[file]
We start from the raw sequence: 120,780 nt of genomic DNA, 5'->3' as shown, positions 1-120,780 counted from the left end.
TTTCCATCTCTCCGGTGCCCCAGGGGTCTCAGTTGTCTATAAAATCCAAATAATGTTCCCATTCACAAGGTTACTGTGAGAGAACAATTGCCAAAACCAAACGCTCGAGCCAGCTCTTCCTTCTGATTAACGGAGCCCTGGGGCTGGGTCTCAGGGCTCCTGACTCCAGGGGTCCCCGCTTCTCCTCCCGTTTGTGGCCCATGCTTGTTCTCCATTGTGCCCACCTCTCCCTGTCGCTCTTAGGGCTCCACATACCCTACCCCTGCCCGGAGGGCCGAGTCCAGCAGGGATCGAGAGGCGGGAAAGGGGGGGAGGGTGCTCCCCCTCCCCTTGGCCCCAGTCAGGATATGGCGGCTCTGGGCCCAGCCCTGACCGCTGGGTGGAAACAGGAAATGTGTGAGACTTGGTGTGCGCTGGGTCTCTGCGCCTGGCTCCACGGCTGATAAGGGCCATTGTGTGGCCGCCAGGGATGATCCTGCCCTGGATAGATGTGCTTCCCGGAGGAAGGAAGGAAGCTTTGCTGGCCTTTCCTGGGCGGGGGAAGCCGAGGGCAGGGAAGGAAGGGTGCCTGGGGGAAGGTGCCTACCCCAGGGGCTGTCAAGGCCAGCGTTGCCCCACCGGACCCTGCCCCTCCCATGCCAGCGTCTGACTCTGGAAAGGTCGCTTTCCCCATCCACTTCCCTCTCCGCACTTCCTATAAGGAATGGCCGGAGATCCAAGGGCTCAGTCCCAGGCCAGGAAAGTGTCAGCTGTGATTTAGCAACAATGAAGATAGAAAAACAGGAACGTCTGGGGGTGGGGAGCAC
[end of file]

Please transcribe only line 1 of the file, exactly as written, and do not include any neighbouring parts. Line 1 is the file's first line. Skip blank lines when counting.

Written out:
We start from the raw sequence: 120,780 nt of genomic DNA, 5'->3' as shown, positions 1-120,780 counted from the left end.